Not having any TV reception for all these years might be considered an unnecessary inconvenience, but because of that “speed bump” I am convinced our family is healthier and happier. I wouldn’t trade all those long evenings of reading aloud for anything. Unpaved roads that are faster to walk than drive also serve to benefit and enrich our lives, though many people might not prefer such a blessing.
Being sick is another kind of speed bump. Just since Women of the Harvest started this blog in 2010, I’ve complained of high blood pressure/headaches, an E.Coli infection, and Dengue Fever. Each time I was forced to slow down. Each time I became more empathetic of friends who truly suffer with debilitating chronic illnesses.
How about you? What speed bumps are you thankful for?
IRL* Potholes, roadblocks, traffic jams, and tummy aches ... happen.
Wednesday, November 9, 2011
Wednesday, November 2, 2011
However, I am extremely blessed by the amazingly perfect tokens that others have given to me. I enjoy having little reminders of loved ones scattered throughout my house. Even non-sentimental gifts like Tupperware and cars make me remember fondly the people who gave them.
This past Sunday dh and I took the kids to a pastor’s house in the city, taking a tiny edible offering (some homemade cranberry bars that took me all of ten minutes to throw together before baking). In return, we were served a lovely chicken dinner with a special “Oaxacan black mole” sauce made from seven chilies (that requires at least six hours to prepare from scratch). When we left, they gave the kids a glass candy dish full of candy, my husband a framed map of Oaxaca, and me a decorative clay vase. It was almost embarrassing.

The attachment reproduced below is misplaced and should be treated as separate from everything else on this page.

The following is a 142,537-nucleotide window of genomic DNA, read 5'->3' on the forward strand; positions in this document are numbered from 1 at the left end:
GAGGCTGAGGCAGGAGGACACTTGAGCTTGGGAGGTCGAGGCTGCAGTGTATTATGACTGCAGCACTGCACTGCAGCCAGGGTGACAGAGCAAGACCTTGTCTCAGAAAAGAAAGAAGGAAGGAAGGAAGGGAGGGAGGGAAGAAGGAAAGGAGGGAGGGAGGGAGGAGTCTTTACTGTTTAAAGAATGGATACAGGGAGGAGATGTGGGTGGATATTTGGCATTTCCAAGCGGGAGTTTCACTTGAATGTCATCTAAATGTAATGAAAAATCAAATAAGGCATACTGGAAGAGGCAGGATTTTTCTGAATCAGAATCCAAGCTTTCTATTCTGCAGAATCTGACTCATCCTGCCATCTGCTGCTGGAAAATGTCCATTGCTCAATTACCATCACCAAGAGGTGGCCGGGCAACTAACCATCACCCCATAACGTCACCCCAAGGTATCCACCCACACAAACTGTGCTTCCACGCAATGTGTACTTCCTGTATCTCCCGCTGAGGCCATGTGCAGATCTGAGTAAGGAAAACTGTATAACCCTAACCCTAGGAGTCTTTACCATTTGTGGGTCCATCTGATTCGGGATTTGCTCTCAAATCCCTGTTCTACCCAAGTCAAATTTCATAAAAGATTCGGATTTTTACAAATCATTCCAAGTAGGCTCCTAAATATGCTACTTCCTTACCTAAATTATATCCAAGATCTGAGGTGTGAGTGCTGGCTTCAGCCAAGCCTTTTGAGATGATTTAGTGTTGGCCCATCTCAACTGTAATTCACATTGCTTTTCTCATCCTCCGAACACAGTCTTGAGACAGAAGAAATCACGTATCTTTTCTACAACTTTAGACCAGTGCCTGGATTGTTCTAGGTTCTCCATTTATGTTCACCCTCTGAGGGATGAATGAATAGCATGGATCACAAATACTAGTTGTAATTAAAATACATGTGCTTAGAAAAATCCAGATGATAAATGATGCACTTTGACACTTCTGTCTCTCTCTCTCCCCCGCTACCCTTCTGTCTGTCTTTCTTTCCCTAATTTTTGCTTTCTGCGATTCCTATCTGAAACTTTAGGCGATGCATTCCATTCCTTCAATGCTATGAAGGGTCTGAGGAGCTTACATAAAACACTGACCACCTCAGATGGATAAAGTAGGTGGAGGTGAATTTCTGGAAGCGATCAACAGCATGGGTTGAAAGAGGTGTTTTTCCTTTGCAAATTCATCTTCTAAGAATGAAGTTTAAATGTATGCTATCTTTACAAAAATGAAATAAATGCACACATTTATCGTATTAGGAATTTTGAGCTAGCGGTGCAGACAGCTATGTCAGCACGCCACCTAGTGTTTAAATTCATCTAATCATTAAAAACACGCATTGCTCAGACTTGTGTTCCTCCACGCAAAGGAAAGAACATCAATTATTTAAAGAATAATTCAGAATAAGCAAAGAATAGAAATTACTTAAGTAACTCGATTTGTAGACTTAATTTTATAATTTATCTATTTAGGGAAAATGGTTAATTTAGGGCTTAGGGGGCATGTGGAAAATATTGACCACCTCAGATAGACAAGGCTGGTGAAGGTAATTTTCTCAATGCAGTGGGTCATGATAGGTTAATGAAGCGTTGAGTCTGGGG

These things happen to me on a regular basis. People love to give presents. Even when I visit a friend in the prison here, she blesses me with gorgeous painted tin art that she makes. While I may never out-give either the pastor or my inmate –not to mention all our stateside friends—their tokens of friendship do prompt me to pray for them, and I do feel loved.
With that said, I really wish I could think of a gift that would help friends back home remember me, that would trigger a smile and a prayer occasionally. While waiting for inspiration, I do nothing. That’s terrible, I know. Good intentions are worthless.
What I want to know is what you do for your family, friends, and supporters. Do you send them something at Christmas time? Take souvenirs from your host country when you visit them? Or do you order books or other things from the Internet to be shipped to them?
Have you ever given a gift that was not a hit? Dh once gave some friends a wooden tray with colorful wooden fruit, back when he was single and returned from his first mission trip to Guatemala. The recipients treated it like a gag gift and returned it to him as a joke after we got married. Ouch. That makes us want to stick with safe presents like coffee and chocolate.
However, consumable presents don’t leave a lasting reminder that says “We love you” or “Please pray for us” or “Thanks again for your support.”
What do you suggest?
IRL* I’m open to new ideas.